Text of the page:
The Portrayal of PTSD in Young Adult Literature

A critical thesis submitted in partial fulfillment of requirements for the degree of Masters of Fine Arts for Children & Adolescent Literature

Hamline University
Saint Paul, Minnesota
January 2015

Faculty Advisor
Professor Mary Logue


These books, both good and bad, use the narrators as representations of heroes within their own stories. It is an important part of their character that they can overcome both external and internal obstacles. Characters like Katniss, Beatrice, and Mark are commercially portrayed as strong characters who deal with their obstacles well. They are not. The portrayal of PTSD in their characters are examples of the stereotypical understanding of this mental illness. Characters like Peeta, Caleb, and Deedee have more depth of internal struggle that they overcome, but they are not portrayed as heroes. They are victims of circumstance that need rescuing. I believe that they rescue the narrators from themselves.

These weak narrators not only influence how PTSD is understood but also how “strong” can be understood. Side characters in these novels have more depth of character, and portray a stronger role in ‘what will happen next’.  When the role of the narrator is described as “a strong leading female,” but the characters in the story treat the narrator as weak, small and unstable, it creates a contradicting image of what a strong female is. Authors can use a stronger character to help the narrator in their times of weakness. But in many ways, the narrators are not being helped but carried.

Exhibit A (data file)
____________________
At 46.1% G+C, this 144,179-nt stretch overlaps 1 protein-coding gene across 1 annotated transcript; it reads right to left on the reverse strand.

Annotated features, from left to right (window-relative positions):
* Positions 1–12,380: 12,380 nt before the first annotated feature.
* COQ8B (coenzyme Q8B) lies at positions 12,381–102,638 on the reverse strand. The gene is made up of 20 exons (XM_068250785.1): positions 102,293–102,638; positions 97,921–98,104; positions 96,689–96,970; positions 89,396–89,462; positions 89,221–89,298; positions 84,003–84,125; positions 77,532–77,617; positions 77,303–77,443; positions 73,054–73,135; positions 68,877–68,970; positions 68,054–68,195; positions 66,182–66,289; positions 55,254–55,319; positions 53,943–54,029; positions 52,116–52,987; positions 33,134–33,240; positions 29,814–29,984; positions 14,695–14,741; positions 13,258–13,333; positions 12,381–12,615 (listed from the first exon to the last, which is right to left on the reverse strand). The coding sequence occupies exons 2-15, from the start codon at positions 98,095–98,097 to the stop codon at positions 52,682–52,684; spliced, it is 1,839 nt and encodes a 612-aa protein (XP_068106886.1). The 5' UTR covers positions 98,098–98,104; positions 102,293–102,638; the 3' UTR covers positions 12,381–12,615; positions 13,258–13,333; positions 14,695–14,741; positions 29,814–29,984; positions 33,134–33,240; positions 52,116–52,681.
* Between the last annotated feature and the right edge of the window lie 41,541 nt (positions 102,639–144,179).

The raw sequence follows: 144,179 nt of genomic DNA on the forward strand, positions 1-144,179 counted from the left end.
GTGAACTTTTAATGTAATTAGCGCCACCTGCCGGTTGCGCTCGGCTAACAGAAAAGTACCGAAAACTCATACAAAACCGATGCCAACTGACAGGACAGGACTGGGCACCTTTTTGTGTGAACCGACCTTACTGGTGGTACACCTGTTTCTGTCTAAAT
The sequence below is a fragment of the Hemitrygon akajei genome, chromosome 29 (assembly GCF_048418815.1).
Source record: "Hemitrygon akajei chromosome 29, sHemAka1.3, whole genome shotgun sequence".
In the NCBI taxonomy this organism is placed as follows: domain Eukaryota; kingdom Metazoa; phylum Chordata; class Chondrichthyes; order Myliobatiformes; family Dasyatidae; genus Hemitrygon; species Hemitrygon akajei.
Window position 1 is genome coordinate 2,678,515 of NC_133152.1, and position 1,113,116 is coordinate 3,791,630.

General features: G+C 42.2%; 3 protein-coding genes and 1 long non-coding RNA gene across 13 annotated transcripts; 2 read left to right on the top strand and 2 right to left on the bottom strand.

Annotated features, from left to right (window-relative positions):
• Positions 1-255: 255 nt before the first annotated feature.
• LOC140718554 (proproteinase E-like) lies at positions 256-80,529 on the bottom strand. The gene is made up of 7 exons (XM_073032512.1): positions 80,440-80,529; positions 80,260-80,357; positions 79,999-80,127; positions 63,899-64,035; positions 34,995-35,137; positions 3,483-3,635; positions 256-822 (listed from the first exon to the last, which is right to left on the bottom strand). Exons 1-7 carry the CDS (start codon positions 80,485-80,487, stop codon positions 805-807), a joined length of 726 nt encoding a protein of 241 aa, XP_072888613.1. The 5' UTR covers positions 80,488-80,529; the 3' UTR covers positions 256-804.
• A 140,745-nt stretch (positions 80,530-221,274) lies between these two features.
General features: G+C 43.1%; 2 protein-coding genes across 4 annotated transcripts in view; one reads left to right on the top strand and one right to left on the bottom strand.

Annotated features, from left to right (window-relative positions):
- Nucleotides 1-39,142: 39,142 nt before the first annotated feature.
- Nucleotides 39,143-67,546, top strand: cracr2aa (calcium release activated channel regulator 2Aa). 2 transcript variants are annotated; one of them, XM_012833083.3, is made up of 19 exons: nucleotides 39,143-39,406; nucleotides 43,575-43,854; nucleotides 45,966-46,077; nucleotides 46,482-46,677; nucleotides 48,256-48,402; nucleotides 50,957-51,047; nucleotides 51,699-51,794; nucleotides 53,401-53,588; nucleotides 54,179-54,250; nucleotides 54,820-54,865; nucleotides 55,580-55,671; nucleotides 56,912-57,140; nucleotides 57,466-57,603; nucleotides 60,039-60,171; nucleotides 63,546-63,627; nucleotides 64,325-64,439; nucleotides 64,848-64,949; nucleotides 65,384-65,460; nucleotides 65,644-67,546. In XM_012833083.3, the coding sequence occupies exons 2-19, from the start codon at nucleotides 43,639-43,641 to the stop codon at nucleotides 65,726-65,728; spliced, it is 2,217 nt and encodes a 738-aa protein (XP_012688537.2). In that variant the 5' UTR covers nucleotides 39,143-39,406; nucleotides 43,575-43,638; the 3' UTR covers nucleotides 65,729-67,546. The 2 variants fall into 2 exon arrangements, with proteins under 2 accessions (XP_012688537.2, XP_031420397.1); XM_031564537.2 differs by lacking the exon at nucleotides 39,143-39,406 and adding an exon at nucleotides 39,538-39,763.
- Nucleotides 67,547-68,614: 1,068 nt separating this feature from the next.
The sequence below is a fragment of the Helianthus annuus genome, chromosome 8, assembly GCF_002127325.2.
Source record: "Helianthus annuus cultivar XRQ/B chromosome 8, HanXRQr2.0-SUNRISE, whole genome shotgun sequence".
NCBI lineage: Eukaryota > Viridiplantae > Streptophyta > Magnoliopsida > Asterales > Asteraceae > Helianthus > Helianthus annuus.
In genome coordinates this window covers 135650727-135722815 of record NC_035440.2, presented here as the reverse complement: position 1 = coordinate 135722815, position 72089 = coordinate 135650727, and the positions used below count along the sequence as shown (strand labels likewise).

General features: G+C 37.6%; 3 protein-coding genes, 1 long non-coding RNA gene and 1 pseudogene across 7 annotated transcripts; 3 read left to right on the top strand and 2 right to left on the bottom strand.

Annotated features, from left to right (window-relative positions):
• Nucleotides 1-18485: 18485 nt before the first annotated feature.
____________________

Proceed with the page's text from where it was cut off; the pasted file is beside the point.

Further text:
A good portrayal of PTSD in the narrators leaves me as a reader less likely to want to read from the other perspective of a side character. Chobsky, Anderson and Frank, all write very well-rounded narrators who observe and participate in their novels so well that I do not want to know what other characters have to say in their story. None of these narrators are lessened by their symptoms of PTSD. Their symptoms add to their humanity. Each character in these YA novels, represent what it is like to be a person suffering from PTSD. They also represent what it is like to be a teenager. That is the result all writers, including myself, strive towards. Depicting a character that does not only suffer as a human does but also lives and overcomes the obstacles we authors place in their way. That is exactly what many people who suffer from PTSD can achieve, once they are better understood by those who read accurate portrayals of PTSD symptoms in YA fiction.

 Work Cited

Alexander. Caroline. “Behind the Mask: Revealing the Trauma of War.” Healing Soldiers. National Geographic, 15 Jan. Web. 23 Feb. 2015. <http://www.nationalgeographic.com/healing-soldiers./&gt;

Burroway, Janet. Writing Fiction: A Guide to Narrative Craft. New York: Longman, 2000. 5th Ed. Print

Borroway, Janet. Writing Fiction: A Guide to Narrative Craft. New York: Longman, 2015. 9th Ed. Print.

Anderson, Laurie Halse. The Impossible Knife of Memory. New York: Viking, 2014. Print

Chbosky, Stephen. The Perks of Being a Wallflower. New York: Gallery Books, 1999. Print.

Collins, Suzanne. Mockingjay. New York: Scholastic, 2010. Print.

Dasher, James. Kill Order. New York: Delacorte Press, 2012. Print.

Frank, E.R. Wrecked. New York: Simon Pulse. 2005. Print.

Roth, Veronica. Insurgent. New York: Katherine Tegen Books, 2014. Print.

“Mental Health Conditions.” Mental Illness: What is Mental Illness. NAMI: National Alliance on Mental Illness, 1 Jan. 2015. Web. 21 Feb. 2015. <http://www2.nami.org/Template.cfm?Section=By_Illness&templ&gt;

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